Growing pears is a rewarding experience for the home gardener, but there are a few things to know about planting before getting started. Read on to find out what they are!
Planting Pears in the Garden
Before you start planting pears in your garden, consider the size of your pear tree. The largest trees can be as tall as 12 meters. Depending on the size of your property, consider choosing a dwarf or semi-dwarf variety. Bartlett is the most common domestic pear, but there are several varieties. Contact a reputable nursery in your area to determine which variety will grow best.
Pear trees can be grown from seed, but you will harvest faster if you purchase a seedling. Smaller, well-shaped trees will give better results than tall, skinny trees when planting pears.
How Do I Plant a Pear Tree?
Once a tree has been selected, the next step is planting. Pears need to be in full sun. Choose a location that will provide at least 6-8 hours of sunlight, not only for the sapling but also for the mature pear tree. Planning ahead will make tree care easier.
Dig a wide, deep hole and mix plenty of compost into the soil. Remove the tree from the container, including the cloth, and place it in the hole at the same depth it was in the container. Lightly spread the roots, fill the hole, and add amended soil. Water well and continue to water regularly, once or twice a week, until the roots are well established.
Knowing how to plant a pear tree is not enough. An essential part of pear tree care is pruning, and the first pruning should be done soon after the tree is planted. Leave the central leader, select three to five branches that grow outward instead of upward, and prune the rest. Cut off the ends of the remaining branches to encourage growth. There are many books and articles on pruning, but removing lateral branches and rapid upward growth is sufficient for the home gardener. The pear tree will bear fruit in three to five years.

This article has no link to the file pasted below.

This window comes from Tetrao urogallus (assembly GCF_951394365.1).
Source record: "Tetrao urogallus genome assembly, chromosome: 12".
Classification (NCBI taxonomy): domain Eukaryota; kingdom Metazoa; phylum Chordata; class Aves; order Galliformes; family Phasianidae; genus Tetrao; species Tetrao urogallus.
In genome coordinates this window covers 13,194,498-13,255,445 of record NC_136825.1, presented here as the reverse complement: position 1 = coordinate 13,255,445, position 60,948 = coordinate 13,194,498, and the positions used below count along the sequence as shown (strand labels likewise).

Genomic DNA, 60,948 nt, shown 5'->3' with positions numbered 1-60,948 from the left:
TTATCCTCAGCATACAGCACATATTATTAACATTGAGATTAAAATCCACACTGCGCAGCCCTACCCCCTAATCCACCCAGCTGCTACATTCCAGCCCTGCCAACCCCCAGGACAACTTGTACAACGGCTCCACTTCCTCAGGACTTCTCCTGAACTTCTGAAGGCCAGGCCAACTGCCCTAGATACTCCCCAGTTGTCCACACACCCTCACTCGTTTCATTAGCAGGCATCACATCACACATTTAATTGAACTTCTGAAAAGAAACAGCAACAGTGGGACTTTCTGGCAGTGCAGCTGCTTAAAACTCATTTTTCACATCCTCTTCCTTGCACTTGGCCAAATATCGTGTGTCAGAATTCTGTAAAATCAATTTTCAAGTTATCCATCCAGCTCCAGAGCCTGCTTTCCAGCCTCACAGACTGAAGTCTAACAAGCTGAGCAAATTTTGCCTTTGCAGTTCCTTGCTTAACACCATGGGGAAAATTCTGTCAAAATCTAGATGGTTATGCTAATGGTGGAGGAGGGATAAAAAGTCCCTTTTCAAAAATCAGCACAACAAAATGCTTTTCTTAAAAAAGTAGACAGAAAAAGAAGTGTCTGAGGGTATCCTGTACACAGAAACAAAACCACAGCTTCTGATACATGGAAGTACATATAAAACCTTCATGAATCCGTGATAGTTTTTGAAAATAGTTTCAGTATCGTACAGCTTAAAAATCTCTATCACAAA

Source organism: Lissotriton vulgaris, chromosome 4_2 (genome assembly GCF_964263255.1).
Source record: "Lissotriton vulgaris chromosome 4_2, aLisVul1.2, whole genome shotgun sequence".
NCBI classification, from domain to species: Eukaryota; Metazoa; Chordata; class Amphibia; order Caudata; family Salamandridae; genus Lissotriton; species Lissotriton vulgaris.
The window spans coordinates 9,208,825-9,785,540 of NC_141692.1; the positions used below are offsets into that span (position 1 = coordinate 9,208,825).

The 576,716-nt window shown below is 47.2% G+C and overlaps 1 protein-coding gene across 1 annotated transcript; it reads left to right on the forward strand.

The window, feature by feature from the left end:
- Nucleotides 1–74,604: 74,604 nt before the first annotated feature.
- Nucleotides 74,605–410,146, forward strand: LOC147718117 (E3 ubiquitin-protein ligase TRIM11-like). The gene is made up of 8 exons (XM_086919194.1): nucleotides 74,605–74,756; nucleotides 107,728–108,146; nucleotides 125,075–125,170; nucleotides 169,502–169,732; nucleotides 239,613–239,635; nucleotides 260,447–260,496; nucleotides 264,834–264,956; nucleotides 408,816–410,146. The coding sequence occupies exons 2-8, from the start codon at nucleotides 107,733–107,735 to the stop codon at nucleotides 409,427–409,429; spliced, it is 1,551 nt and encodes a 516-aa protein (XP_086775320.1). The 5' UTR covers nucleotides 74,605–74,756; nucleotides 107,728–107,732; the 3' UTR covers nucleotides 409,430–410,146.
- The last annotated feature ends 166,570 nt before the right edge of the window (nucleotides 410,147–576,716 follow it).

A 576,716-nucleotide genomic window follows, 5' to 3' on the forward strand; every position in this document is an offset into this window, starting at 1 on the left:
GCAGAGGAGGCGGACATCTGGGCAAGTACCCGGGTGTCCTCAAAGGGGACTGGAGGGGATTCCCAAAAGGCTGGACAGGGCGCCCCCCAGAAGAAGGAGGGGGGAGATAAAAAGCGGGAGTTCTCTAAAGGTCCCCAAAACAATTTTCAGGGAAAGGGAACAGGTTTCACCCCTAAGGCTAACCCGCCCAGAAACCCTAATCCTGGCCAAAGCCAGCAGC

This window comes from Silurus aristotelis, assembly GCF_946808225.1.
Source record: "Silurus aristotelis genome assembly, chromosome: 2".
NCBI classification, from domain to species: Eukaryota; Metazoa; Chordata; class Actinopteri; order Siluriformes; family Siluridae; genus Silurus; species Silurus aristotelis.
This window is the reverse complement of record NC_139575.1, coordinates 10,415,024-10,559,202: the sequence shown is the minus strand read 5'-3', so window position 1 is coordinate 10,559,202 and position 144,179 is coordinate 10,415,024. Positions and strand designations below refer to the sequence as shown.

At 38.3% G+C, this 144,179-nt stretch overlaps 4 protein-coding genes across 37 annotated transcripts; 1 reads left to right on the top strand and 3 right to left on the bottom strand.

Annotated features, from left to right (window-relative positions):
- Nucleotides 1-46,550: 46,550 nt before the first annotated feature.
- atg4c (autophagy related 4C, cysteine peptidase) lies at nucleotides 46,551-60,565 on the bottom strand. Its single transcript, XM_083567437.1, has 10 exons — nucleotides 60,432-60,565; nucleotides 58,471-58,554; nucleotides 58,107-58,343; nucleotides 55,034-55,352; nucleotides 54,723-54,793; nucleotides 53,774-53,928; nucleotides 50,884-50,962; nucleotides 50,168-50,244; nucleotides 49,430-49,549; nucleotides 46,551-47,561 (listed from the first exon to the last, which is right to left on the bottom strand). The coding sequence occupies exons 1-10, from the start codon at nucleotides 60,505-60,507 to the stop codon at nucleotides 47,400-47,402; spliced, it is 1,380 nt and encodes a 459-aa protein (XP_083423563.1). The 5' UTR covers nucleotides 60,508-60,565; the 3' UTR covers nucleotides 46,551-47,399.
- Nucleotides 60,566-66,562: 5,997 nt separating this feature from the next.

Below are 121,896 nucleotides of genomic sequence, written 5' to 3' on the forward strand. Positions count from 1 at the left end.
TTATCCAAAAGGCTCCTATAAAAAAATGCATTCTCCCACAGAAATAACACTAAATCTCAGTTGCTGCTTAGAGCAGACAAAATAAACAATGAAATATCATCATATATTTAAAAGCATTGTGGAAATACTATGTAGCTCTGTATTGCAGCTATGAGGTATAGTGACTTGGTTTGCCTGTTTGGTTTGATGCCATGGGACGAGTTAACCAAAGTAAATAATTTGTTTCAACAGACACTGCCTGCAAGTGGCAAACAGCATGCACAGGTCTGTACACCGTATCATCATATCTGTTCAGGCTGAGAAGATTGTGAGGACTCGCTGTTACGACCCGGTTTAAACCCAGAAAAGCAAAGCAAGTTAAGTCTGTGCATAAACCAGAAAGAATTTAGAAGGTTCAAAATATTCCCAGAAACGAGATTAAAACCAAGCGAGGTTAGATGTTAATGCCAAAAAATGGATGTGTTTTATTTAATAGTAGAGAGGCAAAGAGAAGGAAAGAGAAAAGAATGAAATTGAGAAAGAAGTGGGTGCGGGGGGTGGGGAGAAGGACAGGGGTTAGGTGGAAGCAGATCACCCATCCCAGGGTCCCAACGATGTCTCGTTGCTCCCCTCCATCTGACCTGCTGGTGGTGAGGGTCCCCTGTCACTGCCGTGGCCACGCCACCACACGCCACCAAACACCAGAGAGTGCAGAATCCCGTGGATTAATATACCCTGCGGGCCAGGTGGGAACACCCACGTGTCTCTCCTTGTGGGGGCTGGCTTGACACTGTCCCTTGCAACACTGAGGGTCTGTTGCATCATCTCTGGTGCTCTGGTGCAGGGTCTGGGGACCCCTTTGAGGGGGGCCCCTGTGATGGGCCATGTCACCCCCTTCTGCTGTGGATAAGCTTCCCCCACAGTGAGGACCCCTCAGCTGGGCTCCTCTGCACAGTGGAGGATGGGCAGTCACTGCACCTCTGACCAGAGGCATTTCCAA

Diseases & Mulching
Compared to other fruits, pear trees are simple and easy to care for. They are less susceptible to disease and insect damage, which makes it easier for the grower. Pear tree care begins immediately after planting. They should be sturdily staked into the ground so that the tree will grow straight and withstand wind damage. Mulch to a depth of 2-3 inches. (5-7.5 cm) in a 3-foot (91 cm or more) circle around the tree to prevent competition for nutrients and moisture from weeds.
Unless you have impoverished soil, fertilizing once a year should be sufficient. In fact, too much fertilizer will result in beautiful trees but no fruit; for gardens with only one or two trees, fruit tree fertilizer spikes are ideal. It is easy to use and releases enough fertilizer slowly throughout the year.
Some gardeners insist that insecticides and a dormant oil application just before buds bloom are essential for the proper care of pear trees. However, to grow pear trees, you have to make sure that it is necessary before using it. As mentioned above, pears are less susceptible to insect damage than other fruits. Also, since bees are the main pollinators of pear trees, be careful not to drive them away or kill them.
Even if the first harvest, which is usually small and often inedible, is badly damaged, there is plenty of time to reevaluate for the next season. Why work and spend more money than necessary? First, look at what nature gives you.
Remember that some people have been growing pear trees in their backyards for a long time. Grandma fell in love with the deliciousness of the fruit, and Grandpa fell in love with the fact that once established, it takes very little work!